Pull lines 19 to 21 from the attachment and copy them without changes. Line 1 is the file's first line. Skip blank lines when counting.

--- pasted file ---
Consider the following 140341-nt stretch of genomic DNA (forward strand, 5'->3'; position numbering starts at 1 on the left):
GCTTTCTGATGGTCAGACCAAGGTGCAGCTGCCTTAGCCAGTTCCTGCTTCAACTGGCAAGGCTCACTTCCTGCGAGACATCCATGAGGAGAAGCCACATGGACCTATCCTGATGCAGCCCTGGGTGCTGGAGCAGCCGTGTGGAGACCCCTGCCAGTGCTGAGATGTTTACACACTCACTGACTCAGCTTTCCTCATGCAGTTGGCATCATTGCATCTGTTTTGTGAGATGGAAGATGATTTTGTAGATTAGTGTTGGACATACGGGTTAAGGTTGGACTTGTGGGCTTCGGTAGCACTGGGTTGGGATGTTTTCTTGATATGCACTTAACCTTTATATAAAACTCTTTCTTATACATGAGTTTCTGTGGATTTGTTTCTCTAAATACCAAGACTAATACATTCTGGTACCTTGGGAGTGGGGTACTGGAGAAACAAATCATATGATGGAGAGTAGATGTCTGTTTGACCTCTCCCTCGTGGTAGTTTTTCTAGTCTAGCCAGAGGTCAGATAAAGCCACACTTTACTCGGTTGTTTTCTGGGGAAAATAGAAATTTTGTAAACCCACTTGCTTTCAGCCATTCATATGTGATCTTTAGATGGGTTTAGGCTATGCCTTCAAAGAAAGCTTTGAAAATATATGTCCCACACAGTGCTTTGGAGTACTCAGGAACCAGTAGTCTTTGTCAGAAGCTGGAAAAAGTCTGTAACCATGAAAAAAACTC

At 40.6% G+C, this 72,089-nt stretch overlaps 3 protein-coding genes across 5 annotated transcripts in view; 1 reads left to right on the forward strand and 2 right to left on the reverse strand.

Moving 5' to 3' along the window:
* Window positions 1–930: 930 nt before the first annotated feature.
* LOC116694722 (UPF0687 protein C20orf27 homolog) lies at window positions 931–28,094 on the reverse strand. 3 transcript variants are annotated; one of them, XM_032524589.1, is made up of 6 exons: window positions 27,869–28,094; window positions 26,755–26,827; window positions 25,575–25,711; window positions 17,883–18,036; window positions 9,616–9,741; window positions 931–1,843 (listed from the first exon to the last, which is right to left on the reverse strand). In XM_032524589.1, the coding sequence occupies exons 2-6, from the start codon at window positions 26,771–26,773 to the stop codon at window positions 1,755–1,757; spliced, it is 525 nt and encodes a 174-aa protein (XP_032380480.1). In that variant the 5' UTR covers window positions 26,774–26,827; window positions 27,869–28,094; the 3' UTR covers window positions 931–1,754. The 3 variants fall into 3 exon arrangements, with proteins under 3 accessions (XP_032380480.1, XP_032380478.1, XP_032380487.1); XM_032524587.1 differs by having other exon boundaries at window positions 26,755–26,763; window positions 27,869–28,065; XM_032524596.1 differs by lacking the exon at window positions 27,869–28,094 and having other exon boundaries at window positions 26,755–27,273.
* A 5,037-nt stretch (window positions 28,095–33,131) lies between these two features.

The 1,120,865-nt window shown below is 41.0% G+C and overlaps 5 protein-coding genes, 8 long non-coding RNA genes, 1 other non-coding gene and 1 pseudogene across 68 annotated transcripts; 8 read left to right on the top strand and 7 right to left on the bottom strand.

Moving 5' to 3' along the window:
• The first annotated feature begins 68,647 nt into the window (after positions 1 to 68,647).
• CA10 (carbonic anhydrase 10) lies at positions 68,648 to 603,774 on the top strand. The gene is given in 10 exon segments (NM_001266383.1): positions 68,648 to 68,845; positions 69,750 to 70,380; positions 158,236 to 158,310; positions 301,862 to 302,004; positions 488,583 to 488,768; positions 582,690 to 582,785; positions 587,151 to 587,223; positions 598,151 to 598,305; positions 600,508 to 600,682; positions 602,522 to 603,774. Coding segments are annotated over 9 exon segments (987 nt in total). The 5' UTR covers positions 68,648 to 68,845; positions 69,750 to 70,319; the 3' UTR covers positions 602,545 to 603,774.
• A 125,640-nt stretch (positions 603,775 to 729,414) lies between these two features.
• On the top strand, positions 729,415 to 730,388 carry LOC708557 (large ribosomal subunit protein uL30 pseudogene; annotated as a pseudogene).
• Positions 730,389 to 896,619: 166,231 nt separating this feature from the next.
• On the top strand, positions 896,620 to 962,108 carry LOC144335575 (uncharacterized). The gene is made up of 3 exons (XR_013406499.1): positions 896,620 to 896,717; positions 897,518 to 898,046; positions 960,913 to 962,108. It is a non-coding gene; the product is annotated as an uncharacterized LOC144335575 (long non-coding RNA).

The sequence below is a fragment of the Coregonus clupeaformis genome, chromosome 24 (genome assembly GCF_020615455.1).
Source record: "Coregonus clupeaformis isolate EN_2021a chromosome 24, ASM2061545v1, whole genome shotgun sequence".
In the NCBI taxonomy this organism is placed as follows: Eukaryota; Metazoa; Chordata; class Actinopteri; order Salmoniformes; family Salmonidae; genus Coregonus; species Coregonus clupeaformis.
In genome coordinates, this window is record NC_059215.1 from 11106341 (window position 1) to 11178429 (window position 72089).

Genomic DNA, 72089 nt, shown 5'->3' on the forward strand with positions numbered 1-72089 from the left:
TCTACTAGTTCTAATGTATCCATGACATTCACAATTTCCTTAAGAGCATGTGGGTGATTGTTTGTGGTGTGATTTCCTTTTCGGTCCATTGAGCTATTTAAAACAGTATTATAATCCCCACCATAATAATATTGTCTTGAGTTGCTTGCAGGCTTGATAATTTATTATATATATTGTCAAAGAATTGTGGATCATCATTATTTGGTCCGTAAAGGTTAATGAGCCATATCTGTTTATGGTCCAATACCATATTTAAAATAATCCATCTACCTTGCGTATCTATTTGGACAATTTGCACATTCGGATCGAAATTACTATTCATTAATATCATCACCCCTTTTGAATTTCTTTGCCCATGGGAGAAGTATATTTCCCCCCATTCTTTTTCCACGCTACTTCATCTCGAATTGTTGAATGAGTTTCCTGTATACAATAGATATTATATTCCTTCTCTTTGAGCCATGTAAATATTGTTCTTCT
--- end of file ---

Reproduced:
In genome coordinates, this window is record NC_059215.1 from 11106341 (window position 1) to 11178429 (window position 72089).

Genomic DNA, 72089 nt, shown 5'->3' on the forward strand with positions numbered 1-72089 from the left:
TCTACTAGTTCTAATGTATCCATGACATTCACAATTTCCTTAAGAGCATGTGGGTGATTGTTTGTGGTGTGATTTCCTTTTCGGTCCATTGAGCTATTTAAAACAGTATTATAATCCCCACCATAATAATATTGTCTTGAGTTGCTTGCAGGCTTGATAATTTATTATATATATTGTCAAAGAATTGTGGATCATCATTATTTGGTCCGTAAAGGTTAATGAGCCATATCTGTTTATGGTCCAATACCATATTTAAAATAATCCATCTACCTTGCGTATCTATTTGGACAATTTGCACATTCGGATCGAAATTACTATTCATTAATATCATCACCCCTTTTGAATTTCTTTGCCCATGGGAGAAGTATATTTCCCCCCATTCTTTTTCCACGCTACTTCATCTCGAATTGTTGAATGAGTTTCCTGTATACAATAGATATTATATTCCTTCTCTTTGAGCCATGTAAATATTGTTCTTCT